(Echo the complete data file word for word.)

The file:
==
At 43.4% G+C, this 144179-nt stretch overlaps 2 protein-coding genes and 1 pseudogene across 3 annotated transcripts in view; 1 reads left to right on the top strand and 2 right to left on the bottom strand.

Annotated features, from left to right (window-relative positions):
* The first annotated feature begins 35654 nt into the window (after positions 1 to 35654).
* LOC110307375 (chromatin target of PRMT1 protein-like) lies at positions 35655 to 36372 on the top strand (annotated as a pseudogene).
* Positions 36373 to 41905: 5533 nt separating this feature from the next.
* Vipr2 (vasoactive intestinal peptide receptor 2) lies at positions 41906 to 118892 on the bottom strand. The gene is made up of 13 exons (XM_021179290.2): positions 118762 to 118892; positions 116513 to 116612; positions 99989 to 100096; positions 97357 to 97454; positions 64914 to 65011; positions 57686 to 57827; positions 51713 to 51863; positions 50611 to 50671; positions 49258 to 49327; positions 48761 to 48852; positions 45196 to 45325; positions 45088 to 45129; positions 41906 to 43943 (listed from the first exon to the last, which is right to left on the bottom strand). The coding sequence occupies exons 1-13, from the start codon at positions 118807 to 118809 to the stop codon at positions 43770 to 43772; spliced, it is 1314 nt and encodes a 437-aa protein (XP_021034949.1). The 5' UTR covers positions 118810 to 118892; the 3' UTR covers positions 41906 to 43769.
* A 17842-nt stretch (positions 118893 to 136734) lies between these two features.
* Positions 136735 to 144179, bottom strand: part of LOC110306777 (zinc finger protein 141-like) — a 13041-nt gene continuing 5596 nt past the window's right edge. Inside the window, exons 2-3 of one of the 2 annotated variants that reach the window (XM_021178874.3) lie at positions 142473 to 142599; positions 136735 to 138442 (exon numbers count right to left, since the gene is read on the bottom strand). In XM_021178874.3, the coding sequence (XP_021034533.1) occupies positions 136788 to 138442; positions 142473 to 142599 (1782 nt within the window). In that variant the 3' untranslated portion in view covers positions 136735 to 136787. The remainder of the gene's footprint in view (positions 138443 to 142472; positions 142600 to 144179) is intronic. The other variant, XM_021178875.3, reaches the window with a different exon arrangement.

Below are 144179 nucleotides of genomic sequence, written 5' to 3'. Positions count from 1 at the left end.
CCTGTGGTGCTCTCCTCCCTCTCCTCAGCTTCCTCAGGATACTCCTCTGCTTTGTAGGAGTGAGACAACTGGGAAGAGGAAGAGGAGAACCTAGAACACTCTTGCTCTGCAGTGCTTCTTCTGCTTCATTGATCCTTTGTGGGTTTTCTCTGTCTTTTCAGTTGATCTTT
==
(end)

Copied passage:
At 43.4% G+C, this 144179-nt stretch overlaps 2 protein-coding genes and 1 pseudogene across 3 annotated transcripts in view; 1 reads left to right on the top strand and 2 right to left on the bottom strand.

Annotated features, from left to right (window-relative positions):
* The first annotated feature begins 35654 nt into the window (after positions 1 to 35654).
* LOC110307375 (chromatin target of PRMT1 protein-like) lies at positions 35655 to 36372 on the top strand (annotated as a pseudogene).
* Positions 36373 to 41905: 5533 nt separating this feature from the next.
* Vipr2 (vasoactive intestinal peptide receptor 2) lies at positions 41906 to 118892 on the bottom strand. The gene is made up of 13 exons (XM_021179290.2): positions 118762 to 118892; positions 116513 to 116612; positions 99989 to 100096; positions 97357 to 97454; positions 64914 to 65011; positions 57686 to 57827; positions 51713 to 51863; positions 50611 to 50671; positions 49258 to 49327; positions 48761 to 48852; positions 45196 to 45325; positions 45088 to 45129; positions 41906 to 43943 (listed from the first exon to the last, which is right to left on the bottom strand). The coding sequence occupies exons 1-13, from the start codon at positions 118807 to 118809 to the stop codon at positions 43770 to 43772; spliced, it is 1314 nt and encodes a 437-aa protein (XP_021034949.1). The 5' UTR covers positions 118810 to 118892; the 3' UTR covers positions 41906 to 43769.
* A 17842-nt stretch (positions 118893 to 136734) lies between these two features.
* Positions 136735 to 144179, bottom strand: part of LOC110306777 (zinc finger protein 141-like) — a 13041-nt gene continuing 5596 nt past the window's right edge. Inside the window, exons 2-3 of one of the 2 annotated variants that reach the window (XM_021178874.3) lie at positions 142473 to 142599; positions 136735 to 138442 (exon numbers count right to left, since the gene is read on the bottom strand). In XM_021178874.3, the coding sequence (XP_021034533.1) occupies positions 136788 to 138442; positions 142473 to 142599 (1782 nt within the window). In that variant the 3' untranslated portion in view covers positions 136735 to 136787. The remainder of the gene's footprint in view (positions 138443 to 142472; positions 142600 to 144179) is intronic. The other variant, XM_021178875.3, reaches the window with a different exon arrangement.

Below are 144179 nucleotides of genomic sequence, written 5' to 3'. Positions count from 1 at the left end.
CCTGTGGTGCTCTCCTCCCTCTCCTCAGCTTCCTCAGGATACTCCTCTGCTTTGTAGGAGTGAGACAACTGGGAAGAGGAAGAGGAGAACCTAGAACACTCTTGCTCTGCAGTGCTTCTTCTGCTTCATTGATCCTTTGTGGGTTTTCTCTGTCTTTTCAGTTGATCTTT